Evaluation of ovulation and safety outcomes in a multi-center randomized trial of three 84 day ulipristal acetate regimens

Carolyn L. Westhoff, David F. Archer, Kurt Barnhart, Philip Darney, Melissa Gilliam, Jeffrey Jensen, Anita Nelson, Stephanie Teal, Michael Thomas, Jack Hu, Jill Brown, Diana L. Blithe

Research output: Contribution to journalArticlepeer-review

1 Scopus citations


Objectives:: To describe ovulation inhibition and safety of daily oral ulipristal acetate (UPA) over 84 days. Study Design:: This multi-center phase 1 and/or 2 trial randomized participants to use oral ulipristal 10 mg or 5 mg daily or a 3 cycle regimen of 5 mg for 24 days followed by four placebo days. We stratified randomization by body mass index (BMI) <32 or 32-40 kg/m2. To estimate ovulation inhibition, the primary outcome, participants underwent transvaginal ultrasound and blood sampling twice weekly; we analyzed compliant participants who completed the 84 day study. Safety endpoints included 3 endometrial biopsies and liver chemistry tests. Results:: We enrolled 180 participants and included 137 in the ovulation inhibition analyses. Progesterone values that remained below 3ng/mL throughout treatment suggested consistent ovulation inhibition in 52 of 137 (38%) participants; 25 of 47(53%), 20 of 44(45%), and 7 of 46(15%) among participants randomized to the 10 mg, 5 mg, and cyclic treatments, respectively (p < 0.01). Progesterone values consistently <3 ng/mL were more frequent in participants with a BMI > 32kg/m2 (25/50(50%) vs 27/87(31%), p = 0.01). Average ulipristal concentrations were higher among participants with low progesterone concentrations (p < 0.01). Endometrial biopsies during treatment showed progesterone-receptor-modulator-associated endometrial changes in 52 of 164 participants (32%); 22 of 49(40%), 16 of 48(29%), and 14 of 51(26%) in women randomized to the 10 mg, 5 mg, and the cyclic treatments, respectively (p = 0.07, test-for-trend); these changes resolved after treatment cessation. Liver transaminase changes were rare. Conclusions:: Oral ulipristal acetate over 12 weeks did not reliably suppress ovulation, particularly in the 5 mg cyclic-dose group. Ovulation inhibition and endometrial changes were dose dependent. Reversible endometrial changes occurred during treatment. Implications:: Progesterone-receptor modulators have been suggested for daily oral contraception. Since progesterone concentrations suggest that ovulation occurred during treatment, further studies would be necessary to assess whether these were functional ovulations and to evaluate other possible mechanisms of contraception.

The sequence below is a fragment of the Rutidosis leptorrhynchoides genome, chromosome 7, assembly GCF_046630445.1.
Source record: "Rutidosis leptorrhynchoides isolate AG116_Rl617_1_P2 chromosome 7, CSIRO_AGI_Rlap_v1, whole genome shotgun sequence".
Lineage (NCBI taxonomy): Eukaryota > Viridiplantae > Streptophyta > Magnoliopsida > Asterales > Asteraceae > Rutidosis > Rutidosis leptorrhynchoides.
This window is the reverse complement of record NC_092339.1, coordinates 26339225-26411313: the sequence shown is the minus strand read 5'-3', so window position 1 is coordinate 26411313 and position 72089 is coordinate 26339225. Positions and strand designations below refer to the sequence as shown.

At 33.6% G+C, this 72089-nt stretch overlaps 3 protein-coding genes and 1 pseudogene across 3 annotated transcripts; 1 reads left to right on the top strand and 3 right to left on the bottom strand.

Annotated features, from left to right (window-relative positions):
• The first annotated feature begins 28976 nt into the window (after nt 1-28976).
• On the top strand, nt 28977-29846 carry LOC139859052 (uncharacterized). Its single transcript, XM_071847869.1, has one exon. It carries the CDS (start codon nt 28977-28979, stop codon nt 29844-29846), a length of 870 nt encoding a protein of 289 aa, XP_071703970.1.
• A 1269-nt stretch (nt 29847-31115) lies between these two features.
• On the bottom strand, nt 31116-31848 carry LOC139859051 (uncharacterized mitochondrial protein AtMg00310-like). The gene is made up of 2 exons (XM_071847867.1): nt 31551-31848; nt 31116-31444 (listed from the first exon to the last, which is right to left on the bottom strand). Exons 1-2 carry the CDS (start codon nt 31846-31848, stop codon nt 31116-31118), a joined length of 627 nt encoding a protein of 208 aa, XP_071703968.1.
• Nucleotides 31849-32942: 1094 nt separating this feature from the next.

Original languageEnglish (US)
Pages (from-to)54-60
Number of pages7
StatePublished - Aug 2022


  • Endometrial safety
  • Ovulation suppression
  • Pharmacodynamics
  • Ulipristal acetate

ASJC Scopus subject areas

  • Reproductive Medicine
  • Obstetrics and Gynecology


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